What’s the best implementation of a common idea you’ve seen in a game?
I cannot believe how much I love the way Starfield implemented New Game Plus.
It’s perfection. It’s integrated into the expanding lore of the setting, it’s weird as heck, and it allows you to do and say things no other game has ever been brave enough to do, in my opinion. Ever been playing a NG+ and gotten to a key point in the story where you know what’s gonna happen? Well, in Starfield, they literally let you walk in the room and say I already did all this once so here’s the skinny on what the MacGuffin actually is, and better still, there’s even a built in lore reason for why you can’t just go back to the same exact places to do the main story quest — because those places aren’t there.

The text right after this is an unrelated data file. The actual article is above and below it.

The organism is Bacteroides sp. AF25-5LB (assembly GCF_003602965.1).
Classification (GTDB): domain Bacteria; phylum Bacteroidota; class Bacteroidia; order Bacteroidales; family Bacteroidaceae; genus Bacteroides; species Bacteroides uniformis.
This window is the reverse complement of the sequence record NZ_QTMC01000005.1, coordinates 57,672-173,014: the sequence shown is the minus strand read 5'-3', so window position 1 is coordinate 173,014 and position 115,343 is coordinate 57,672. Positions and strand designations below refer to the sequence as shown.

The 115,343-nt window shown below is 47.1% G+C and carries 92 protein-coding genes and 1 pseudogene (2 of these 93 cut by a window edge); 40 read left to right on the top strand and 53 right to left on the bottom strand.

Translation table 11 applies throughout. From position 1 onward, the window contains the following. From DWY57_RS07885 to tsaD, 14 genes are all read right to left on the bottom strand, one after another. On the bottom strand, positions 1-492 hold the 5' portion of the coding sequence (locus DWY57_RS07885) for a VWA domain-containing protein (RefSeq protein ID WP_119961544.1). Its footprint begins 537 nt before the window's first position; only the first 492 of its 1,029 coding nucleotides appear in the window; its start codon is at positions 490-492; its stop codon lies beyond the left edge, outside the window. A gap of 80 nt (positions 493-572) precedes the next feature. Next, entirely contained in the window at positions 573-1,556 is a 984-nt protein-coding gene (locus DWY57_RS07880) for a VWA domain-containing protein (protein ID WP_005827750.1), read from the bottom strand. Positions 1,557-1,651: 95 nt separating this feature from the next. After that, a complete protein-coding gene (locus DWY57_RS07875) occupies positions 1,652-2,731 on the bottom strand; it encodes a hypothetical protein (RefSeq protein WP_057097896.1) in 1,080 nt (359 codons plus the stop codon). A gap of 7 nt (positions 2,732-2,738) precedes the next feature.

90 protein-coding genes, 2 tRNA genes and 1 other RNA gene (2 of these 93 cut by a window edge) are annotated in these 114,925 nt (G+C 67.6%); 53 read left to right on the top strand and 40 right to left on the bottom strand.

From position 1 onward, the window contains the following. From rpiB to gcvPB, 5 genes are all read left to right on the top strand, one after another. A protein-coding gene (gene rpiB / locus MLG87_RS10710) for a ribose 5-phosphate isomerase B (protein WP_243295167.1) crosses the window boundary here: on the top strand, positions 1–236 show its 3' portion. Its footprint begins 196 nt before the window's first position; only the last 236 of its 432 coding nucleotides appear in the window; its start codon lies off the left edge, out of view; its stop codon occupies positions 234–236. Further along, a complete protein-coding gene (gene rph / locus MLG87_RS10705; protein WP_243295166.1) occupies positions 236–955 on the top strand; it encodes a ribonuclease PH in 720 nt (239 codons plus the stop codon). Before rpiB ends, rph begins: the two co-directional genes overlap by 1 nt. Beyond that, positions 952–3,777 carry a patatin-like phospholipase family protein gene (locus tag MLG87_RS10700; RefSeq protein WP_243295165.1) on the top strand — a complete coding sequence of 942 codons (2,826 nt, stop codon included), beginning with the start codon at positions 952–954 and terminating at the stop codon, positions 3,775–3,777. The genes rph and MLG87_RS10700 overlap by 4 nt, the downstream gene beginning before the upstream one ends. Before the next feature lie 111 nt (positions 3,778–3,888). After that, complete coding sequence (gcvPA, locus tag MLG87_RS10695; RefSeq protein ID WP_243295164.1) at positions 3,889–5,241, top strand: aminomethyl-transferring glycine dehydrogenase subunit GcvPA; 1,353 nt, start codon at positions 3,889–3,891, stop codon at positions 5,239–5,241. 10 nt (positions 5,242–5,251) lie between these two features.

It’s genius. You get to replay the game on your original character, with all of their powers and abilities — but none of their gear and the reason for that is brilliant too, I’m not even mad — and you can even use your knowledge of the previous playthrough in the current playthrough as a plot point. You can literally just tell everyone you’ve already done all of this and skip entire questlines, or you can keep it to yourself and replay the previous events while making baffling asides about things you shouldn’t know about.
Seeing this has me thinking of how other games have implemented ideas that are pretty common and made them distinctive in some way. Whether it’s the way Kingdoms of Amalur used an ultimate combo move system and made it part of your character’s mystical origin, or the really clever way that Darksiders Genesis handled juggling two different characters, or even The Ruined King’s take on fusing JRPG turn-based combat with League of Legends mechanics, there have been a few games out there that have taken something we all take for granted and made it cool and interesting. What’s your favorite way a game took a familiar concept and made it their own?
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